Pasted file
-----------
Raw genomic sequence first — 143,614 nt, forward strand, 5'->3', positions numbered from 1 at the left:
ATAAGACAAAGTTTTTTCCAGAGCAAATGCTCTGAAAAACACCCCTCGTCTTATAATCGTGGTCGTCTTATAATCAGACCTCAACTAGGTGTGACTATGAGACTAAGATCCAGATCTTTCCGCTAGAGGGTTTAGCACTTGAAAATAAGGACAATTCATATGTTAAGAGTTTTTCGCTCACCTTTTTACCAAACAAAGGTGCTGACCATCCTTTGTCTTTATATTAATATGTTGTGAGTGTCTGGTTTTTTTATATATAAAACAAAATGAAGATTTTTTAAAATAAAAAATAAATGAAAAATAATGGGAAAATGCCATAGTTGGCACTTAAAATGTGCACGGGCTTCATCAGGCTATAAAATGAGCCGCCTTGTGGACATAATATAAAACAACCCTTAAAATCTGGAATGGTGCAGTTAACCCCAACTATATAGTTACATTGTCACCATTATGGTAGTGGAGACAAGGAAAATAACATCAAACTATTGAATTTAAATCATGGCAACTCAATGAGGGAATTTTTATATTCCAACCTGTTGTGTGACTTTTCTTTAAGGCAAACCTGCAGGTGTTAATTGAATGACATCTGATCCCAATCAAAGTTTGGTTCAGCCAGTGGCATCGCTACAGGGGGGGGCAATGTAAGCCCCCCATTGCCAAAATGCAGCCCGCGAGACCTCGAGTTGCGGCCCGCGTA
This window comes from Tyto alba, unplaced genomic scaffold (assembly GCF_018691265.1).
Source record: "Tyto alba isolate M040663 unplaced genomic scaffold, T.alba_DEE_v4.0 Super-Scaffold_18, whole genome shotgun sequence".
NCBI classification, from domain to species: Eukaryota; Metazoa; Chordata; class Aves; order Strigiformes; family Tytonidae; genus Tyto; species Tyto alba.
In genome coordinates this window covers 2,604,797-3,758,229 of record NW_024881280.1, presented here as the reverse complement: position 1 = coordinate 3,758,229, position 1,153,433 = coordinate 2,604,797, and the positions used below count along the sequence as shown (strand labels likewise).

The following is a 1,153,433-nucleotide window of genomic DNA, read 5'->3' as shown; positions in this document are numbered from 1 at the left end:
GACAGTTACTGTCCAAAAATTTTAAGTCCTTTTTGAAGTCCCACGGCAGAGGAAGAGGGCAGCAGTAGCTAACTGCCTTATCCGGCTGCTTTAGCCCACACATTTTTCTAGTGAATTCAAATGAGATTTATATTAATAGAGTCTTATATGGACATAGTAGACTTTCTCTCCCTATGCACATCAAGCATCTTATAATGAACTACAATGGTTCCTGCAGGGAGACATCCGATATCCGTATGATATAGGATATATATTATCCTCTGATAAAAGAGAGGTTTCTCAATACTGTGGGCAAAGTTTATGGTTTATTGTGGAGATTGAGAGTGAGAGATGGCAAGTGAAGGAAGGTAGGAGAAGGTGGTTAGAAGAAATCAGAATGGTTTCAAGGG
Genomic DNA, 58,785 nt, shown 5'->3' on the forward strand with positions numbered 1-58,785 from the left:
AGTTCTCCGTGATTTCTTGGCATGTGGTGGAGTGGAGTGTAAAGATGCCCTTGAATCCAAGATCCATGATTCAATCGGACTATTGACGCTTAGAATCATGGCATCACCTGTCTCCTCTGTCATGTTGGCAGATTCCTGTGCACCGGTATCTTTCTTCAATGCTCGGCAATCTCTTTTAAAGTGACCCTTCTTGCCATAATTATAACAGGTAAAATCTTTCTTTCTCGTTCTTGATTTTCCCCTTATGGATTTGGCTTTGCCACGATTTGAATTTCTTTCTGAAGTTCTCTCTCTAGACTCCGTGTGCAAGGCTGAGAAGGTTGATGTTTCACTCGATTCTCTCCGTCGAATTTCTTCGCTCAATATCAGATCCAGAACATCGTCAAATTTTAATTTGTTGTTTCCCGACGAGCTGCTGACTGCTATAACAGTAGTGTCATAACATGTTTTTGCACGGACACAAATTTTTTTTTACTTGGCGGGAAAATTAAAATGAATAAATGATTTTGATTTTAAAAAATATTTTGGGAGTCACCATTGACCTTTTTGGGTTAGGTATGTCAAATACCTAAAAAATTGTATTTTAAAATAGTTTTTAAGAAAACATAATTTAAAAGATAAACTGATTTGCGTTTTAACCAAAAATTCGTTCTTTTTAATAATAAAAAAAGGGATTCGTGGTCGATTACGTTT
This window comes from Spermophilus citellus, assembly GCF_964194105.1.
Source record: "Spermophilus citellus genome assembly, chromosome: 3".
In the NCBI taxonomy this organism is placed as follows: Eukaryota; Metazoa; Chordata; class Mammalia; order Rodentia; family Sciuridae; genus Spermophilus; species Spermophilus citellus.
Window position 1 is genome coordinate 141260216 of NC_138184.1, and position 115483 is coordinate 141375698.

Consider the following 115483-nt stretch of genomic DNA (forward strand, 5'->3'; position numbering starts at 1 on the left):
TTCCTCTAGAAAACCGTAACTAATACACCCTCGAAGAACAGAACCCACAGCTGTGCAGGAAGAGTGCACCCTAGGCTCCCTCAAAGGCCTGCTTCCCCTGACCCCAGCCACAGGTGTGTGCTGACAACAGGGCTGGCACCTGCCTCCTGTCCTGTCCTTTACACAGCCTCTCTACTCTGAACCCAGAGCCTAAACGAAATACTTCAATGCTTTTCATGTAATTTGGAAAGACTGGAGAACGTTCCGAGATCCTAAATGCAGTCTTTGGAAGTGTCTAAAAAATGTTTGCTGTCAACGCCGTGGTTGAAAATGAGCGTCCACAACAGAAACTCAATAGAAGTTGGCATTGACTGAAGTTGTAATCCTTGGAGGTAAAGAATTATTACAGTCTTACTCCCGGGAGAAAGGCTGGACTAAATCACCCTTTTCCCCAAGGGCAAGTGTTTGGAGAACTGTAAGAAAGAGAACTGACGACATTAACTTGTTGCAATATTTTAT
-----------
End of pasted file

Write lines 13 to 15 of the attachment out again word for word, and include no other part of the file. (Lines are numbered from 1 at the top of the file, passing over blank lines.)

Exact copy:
In the NCBI taxonomy this organism is placed as follows: Eukaryota; Metazoa; Chordata; class Mammalia; order Rodentia; family Sciuridae; genus Spermophilus; species Spermophilus citellus.
Window position 1 is genome coordinate 141260216 of NC_138184.1, and position 115483 is coordinate 141375698.

Consider the following 115483-nt stretch of genomic DNA (forward strand, 5'->3'; position numbering starts at 1 on the left):